There’s something big looming on the horizon: redistricting. The U.S. Census Bureau will release its full data later this month, giving lawmakers the details they need about their state’s population changes to draw new maps.
Cooper v. Harris, and the extensive litigation that followed it, exemplifies the duality of federal gerrymandering lawsuits: racial and partisan gerrymandering. The courts have treated these types of cases very differently.
We’re looking back at a 2020 study that dove into the impact of redistricting on the partisan seat share in the U.S. House over the last 50 years — and how Republicans have manipulated the redistricting process for their own benefit.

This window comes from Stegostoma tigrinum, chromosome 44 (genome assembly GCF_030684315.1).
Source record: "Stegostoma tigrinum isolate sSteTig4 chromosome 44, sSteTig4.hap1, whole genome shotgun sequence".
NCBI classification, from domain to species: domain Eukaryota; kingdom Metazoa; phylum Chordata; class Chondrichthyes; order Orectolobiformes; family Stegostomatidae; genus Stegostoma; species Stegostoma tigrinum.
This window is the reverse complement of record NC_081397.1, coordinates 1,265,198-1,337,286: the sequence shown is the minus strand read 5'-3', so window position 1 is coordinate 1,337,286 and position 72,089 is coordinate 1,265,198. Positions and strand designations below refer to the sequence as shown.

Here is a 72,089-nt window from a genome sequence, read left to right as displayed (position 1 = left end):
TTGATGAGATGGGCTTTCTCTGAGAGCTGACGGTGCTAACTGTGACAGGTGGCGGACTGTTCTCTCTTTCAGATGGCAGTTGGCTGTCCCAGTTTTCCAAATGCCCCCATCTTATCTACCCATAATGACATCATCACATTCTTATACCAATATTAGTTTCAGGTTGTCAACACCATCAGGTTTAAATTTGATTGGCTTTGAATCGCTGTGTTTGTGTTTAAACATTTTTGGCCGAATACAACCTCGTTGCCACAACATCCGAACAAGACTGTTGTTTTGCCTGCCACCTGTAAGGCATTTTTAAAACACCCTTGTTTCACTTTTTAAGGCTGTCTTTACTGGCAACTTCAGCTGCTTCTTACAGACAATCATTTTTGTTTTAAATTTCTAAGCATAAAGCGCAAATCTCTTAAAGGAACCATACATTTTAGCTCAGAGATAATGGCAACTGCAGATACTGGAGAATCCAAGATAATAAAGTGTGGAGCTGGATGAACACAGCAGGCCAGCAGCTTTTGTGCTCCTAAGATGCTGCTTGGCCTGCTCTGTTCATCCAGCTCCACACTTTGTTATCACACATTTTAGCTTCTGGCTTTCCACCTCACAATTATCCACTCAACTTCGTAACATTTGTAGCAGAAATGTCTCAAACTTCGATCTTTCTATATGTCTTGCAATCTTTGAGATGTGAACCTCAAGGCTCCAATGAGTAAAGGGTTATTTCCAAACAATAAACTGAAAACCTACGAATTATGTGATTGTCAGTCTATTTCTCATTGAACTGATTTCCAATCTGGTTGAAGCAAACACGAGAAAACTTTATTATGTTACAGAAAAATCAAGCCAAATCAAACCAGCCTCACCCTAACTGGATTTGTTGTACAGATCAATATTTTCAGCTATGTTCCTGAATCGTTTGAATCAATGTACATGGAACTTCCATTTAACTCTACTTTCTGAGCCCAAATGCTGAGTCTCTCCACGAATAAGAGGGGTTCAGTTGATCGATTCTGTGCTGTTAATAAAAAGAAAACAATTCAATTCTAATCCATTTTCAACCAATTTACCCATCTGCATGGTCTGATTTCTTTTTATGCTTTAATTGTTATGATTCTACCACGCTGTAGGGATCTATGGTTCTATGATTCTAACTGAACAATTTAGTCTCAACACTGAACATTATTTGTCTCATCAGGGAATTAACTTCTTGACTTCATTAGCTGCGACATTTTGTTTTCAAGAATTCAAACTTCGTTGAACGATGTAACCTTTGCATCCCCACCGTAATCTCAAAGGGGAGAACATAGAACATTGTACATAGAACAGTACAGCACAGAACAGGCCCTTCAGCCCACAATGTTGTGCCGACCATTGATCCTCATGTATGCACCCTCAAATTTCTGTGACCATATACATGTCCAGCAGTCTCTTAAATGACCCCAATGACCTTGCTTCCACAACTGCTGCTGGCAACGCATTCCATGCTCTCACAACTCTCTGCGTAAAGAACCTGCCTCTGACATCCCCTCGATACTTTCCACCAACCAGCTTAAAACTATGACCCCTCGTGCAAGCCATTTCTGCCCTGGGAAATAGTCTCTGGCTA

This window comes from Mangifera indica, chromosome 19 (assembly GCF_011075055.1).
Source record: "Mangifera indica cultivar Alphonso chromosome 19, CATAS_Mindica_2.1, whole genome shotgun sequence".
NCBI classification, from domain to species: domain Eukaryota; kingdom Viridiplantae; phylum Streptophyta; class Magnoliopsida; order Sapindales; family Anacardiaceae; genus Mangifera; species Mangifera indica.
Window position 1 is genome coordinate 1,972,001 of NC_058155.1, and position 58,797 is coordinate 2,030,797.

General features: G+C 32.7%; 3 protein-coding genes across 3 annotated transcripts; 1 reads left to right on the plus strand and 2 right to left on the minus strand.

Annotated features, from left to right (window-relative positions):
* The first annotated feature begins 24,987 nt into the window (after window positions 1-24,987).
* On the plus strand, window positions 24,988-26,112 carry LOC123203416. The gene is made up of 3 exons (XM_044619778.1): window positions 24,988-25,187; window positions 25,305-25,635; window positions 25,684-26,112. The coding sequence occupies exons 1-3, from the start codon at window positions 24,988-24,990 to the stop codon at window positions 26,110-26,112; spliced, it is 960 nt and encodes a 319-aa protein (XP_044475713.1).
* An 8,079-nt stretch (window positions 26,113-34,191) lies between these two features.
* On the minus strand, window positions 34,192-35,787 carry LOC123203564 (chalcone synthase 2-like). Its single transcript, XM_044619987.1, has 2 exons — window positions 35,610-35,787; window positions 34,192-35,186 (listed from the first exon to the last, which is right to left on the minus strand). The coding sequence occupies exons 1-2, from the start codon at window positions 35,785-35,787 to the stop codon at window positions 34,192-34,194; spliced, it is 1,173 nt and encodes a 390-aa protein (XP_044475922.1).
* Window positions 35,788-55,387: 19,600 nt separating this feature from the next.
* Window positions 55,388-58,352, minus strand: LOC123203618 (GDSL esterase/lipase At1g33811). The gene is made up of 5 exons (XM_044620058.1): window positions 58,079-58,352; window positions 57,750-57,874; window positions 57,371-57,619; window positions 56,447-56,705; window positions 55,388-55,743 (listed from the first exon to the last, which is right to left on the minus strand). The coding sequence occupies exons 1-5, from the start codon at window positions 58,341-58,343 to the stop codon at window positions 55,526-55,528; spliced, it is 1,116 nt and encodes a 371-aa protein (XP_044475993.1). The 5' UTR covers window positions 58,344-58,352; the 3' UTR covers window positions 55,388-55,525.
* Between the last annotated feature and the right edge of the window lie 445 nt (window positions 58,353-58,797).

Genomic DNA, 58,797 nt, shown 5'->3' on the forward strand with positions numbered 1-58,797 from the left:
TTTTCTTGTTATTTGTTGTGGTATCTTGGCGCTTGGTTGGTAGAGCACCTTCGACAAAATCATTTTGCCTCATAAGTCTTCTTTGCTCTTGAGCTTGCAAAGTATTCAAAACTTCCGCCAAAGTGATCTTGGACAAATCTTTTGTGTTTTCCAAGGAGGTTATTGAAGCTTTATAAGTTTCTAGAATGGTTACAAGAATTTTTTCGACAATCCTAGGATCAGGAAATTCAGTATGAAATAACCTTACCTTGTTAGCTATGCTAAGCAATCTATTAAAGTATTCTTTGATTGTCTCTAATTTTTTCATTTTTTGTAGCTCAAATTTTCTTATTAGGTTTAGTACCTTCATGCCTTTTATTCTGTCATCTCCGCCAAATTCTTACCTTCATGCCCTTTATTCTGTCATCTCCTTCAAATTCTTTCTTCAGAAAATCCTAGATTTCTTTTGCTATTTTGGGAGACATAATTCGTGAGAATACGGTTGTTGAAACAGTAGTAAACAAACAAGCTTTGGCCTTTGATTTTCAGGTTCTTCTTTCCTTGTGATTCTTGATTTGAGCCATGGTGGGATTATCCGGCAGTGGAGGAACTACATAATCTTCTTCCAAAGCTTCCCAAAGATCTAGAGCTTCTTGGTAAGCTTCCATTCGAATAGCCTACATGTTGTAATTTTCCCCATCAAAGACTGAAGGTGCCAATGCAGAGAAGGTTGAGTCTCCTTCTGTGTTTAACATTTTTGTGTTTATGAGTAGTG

The census is important for a number of reasons, but today we’re going to talk about one of its biggest uses: redistricting, or the redrawing of district lines to fairly distribute representation in government to voters.
Undercounting, the most likely shortfall of census collection efforts, is most likely to exclude children, people of color, working class folks and renters — and thus dilute their political power.
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